A First Year Academic Librarian’s Teaching Journey

For this blog post, I decided to document my teaching journey so far as a first-year academic librarian. Before I secured my current position as a Reference & Instruction Librarian at Cal State University, Northridge (CSUN) in July 2023, I had already been an educator for over ten years. My teaching background was instrumental as I transitioned into my current position. I already had experience teaching (and learning from) scholars of diverse backgrounds, such as, students of color, first generation students, parenting students, neurodiverse students, and students of various age groups. For instance, I had gained valuable experience as a Library Intern at East Los Angeles College where I taught information literacy and research sessions for various disciplines. While my past experiences provided a strong foundation for my current line of work, I still underwent a learning curve.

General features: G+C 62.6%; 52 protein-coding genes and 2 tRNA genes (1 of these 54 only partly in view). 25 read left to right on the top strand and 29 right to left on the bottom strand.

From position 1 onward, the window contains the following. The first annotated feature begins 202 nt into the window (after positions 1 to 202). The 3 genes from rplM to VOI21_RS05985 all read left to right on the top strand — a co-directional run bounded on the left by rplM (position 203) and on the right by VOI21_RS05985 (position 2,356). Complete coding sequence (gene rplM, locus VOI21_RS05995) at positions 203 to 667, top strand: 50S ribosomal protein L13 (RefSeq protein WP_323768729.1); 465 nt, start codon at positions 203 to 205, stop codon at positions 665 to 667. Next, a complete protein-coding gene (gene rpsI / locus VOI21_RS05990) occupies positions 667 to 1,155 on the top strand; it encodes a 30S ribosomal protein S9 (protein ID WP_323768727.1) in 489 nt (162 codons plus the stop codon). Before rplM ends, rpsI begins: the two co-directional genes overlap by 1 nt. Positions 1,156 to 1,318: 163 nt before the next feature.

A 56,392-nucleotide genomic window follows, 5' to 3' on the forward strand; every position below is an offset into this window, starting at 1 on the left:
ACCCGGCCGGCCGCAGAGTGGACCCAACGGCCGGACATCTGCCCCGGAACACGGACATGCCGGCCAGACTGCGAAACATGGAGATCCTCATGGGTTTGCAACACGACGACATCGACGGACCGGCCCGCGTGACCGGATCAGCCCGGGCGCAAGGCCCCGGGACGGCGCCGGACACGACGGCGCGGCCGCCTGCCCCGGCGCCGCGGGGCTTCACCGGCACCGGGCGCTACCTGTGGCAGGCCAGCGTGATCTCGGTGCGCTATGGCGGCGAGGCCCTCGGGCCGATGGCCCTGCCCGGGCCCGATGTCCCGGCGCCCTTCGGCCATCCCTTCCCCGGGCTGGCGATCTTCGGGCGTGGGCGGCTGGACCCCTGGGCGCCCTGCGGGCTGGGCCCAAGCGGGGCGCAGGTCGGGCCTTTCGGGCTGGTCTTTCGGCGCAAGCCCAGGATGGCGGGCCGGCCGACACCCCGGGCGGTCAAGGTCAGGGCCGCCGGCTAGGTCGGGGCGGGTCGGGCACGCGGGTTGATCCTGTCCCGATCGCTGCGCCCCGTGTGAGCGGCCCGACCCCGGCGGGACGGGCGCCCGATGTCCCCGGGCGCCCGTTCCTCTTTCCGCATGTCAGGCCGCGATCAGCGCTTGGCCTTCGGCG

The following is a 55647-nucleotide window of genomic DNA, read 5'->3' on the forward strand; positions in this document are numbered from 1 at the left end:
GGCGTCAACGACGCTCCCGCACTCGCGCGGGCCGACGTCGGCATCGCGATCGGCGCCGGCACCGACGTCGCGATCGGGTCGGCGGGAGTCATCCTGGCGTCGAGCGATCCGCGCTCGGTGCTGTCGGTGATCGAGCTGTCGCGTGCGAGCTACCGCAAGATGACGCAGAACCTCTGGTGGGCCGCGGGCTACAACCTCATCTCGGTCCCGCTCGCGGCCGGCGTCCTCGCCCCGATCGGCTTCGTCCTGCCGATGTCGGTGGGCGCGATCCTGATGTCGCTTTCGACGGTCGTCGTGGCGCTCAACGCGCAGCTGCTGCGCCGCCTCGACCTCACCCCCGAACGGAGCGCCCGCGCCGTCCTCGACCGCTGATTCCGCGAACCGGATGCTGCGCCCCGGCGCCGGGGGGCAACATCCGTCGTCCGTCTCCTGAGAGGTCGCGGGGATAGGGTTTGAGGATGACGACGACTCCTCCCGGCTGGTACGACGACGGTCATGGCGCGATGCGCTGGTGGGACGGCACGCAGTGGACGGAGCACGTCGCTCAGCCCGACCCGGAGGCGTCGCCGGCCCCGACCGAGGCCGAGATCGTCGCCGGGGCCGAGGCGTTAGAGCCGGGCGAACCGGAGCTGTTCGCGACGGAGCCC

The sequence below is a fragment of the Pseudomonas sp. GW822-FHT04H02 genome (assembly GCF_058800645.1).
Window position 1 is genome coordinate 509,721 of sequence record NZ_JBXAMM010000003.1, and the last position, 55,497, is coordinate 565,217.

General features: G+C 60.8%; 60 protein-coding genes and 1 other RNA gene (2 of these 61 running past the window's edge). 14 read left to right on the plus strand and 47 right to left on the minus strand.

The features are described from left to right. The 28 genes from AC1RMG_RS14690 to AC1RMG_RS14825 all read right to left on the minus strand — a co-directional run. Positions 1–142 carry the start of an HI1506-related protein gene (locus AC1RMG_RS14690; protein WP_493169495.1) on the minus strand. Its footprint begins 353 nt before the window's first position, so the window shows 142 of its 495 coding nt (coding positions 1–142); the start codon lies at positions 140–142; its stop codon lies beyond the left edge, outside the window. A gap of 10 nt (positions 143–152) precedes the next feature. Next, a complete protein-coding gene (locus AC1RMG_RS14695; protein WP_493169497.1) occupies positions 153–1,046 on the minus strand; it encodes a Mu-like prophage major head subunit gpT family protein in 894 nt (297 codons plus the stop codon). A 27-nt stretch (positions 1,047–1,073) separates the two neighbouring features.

Before I started teaching my own sessions, I was quite intentional about shadowing experienced academic librarians. Throughout summer and fall of 2023, I observed several sessions conducted by 3 different academic librarians. As the new librarian, who had not yet developed any professional relationships at CSUN, I found this process to be a bit awkward. While I recommend that early career librarians take this step, it is important to tread carefully. Due to heavy workloads, not all librarians feel comfortable with taking on the responsibility of mentoring early career librarians. If you sense hesitation, move on and ask someone else. In my case, my colleagues were quite gracious and offered a helping hand. They shared resources like PowerPoint presentations and library handouts that eventually became part of my own toolkit. Observing a few librarians allowed me to learn about different teaching styles, pedagogical practices as well as active learning strategies.